There are clear benefits to GMOs, as modifying crops allows them to be resistant to herbicides which allows for more effective pest control leading to higher crop yields. This can reduce the risk of famine. For example, Ugandans eat, on average, more bananas a day than any other population; they account for around 30% of an average Ugandan’s daily calorie intake. However, a bacterial wilt has decimated whole fields of the crop and it is thought that between 2001 and 2004 the infection had cut total banana yields by as much as 52%. To combat this, researchers have found that by inserting a gene from a green pepper, the modified banana is able to kill infected cells and continue growing. This is clearly a significant success of GM foods because they have the potential to solve issues of widespread hunger. Increased crop yields could also increase income as farmers simply have more produce to sell, which would be of most benefit to rural households living below the poverty line.
GMOs can also address health issues, evident in the success story of golden rice which has been claimed to provide 60% of the recommended daily intake of Vitamin A. This is rice that has been engineered to include β-carotene which the body can convert into vitamin A. Vitamin A deficiency can lead to blindness and an impaired immune system, but golden rice has the potential to prevent this. GM foods could to treat diseases and allow for more crop yield, which could become a useful tool to fight world hunger – currently affecting nearly 1 in 8 people globally. Foods can also be modified to provide flexibility in how they can be used, and fruits such as tomatoes and apples have been altered to reduce browning and bruising. In a time like this it is clear that long-lasting fresh produce can be useful as it can reduce the need of going out for groceries. It also means we can enjoy out-of-season fruits for a longer period of time, and potentially reduce the need for importing such foods, thereby reducing food miles.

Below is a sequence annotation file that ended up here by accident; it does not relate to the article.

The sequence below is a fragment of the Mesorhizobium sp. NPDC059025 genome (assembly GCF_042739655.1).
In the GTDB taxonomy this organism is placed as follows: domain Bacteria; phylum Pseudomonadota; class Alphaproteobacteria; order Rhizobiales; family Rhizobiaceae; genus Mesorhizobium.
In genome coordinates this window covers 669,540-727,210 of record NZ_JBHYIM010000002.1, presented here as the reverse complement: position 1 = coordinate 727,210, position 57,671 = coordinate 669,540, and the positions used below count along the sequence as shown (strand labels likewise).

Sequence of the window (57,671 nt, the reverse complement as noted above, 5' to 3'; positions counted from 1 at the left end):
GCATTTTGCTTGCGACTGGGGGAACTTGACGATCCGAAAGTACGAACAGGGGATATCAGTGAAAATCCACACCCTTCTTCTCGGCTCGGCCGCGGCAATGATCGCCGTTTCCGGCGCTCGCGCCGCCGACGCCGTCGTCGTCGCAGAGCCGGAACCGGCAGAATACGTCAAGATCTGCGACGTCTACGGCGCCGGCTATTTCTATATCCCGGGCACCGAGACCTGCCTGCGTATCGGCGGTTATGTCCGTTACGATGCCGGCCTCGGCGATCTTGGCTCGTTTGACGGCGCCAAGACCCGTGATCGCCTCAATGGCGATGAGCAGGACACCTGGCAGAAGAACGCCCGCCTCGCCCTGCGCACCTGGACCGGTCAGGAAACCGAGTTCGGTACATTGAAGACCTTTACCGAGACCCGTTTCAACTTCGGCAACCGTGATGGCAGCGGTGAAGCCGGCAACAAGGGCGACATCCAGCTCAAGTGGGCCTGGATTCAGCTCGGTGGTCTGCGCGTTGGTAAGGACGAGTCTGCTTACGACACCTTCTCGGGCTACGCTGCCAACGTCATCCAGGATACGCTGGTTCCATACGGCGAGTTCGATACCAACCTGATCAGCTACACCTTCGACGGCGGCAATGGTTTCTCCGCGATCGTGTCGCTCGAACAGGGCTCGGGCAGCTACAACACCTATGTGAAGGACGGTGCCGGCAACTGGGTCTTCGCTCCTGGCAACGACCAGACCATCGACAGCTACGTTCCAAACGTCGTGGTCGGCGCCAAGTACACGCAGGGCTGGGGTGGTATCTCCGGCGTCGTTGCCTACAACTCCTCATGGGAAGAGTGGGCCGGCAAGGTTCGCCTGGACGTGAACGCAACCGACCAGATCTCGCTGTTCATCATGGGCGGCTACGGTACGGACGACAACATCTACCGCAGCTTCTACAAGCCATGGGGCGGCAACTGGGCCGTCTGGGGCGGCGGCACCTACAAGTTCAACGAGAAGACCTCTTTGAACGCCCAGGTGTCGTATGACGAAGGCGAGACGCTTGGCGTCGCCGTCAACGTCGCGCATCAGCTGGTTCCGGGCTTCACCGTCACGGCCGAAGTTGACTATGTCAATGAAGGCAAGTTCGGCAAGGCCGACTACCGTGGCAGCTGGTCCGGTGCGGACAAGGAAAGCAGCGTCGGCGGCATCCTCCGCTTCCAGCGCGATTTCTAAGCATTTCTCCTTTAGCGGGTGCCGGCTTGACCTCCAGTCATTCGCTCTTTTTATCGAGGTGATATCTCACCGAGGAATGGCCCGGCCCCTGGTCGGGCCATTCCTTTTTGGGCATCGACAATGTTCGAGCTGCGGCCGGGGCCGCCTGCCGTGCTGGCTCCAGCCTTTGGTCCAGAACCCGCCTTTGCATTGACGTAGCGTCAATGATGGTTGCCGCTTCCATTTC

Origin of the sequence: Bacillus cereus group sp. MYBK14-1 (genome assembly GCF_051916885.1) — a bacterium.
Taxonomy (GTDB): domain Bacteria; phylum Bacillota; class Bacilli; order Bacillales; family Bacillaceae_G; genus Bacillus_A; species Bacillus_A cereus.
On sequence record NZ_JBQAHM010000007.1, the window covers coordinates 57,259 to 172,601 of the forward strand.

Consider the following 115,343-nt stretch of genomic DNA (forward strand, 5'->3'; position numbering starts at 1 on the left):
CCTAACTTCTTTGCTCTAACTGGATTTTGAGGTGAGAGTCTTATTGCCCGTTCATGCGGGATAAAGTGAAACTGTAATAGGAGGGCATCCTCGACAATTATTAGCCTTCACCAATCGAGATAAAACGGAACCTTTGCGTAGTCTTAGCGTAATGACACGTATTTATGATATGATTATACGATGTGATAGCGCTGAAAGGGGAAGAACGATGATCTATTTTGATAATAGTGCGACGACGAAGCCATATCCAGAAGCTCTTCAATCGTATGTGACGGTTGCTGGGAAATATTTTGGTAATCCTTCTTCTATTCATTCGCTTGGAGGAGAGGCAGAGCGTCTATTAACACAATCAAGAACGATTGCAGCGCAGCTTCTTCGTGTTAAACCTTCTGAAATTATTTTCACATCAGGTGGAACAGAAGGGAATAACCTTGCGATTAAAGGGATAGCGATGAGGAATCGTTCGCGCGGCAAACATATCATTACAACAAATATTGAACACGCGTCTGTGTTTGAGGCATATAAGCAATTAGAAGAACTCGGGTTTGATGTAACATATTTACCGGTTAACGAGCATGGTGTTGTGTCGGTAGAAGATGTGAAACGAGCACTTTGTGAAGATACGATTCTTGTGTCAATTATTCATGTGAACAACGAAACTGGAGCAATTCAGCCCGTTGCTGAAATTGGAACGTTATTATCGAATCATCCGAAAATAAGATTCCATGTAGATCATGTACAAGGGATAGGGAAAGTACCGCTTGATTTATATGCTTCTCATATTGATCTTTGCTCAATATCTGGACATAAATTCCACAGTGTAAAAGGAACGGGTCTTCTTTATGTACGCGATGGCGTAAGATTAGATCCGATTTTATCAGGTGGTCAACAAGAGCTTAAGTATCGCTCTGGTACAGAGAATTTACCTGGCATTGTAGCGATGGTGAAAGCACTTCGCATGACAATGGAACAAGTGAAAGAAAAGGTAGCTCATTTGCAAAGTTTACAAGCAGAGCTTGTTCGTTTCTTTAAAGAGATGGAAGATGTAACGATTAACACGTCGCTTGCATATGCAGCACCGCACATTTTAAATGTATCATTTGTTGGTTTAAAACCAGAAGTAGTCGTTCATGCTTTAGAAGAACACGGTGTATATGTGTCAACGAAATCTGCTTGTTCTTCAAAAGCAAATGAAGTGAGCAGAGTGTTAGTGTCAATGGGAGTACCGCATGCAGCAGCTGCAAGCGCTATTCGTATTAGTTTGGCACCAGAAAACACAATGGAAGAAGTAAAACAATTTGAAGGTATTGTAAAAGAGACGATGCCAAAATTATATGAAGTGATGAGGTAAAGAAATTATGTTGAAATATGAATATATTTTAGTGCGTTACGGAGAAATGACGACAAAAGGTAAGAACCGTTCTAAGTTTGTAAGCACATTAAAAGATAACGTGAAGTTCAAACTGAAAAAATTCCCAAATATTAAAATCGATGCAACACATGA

Although there are fears that GMOs may have unforeseen consequences, they have been in use in the U.S. for over 25 years. By holding GM foods to the same safety standards as organic foods, the U.S. Food and Drug Administration has introduced GM foods into the market, successfully reassuring consumers that they are not more likely to cause allergic reactions or have long-term health effects. The U.S. have even taken the labelling approach in the National Bioengineered Food Disclosure Standard, requiring bioengineered food to be labelled so that citizens can make an informed choice and avoid GM foods if they wish. Despite strong opposition to GMOs from some green NGOs, scientific evidence does not seem to suggest there to be any substantial health risks.
However, with the withdrawal from the EU, the laws governing GMOs in the UK are retained – for now. The ongoing health crisis may exacerbate fears over GMOs and their potential resistance to drugs, and public opinion is unlikely to change any time soon.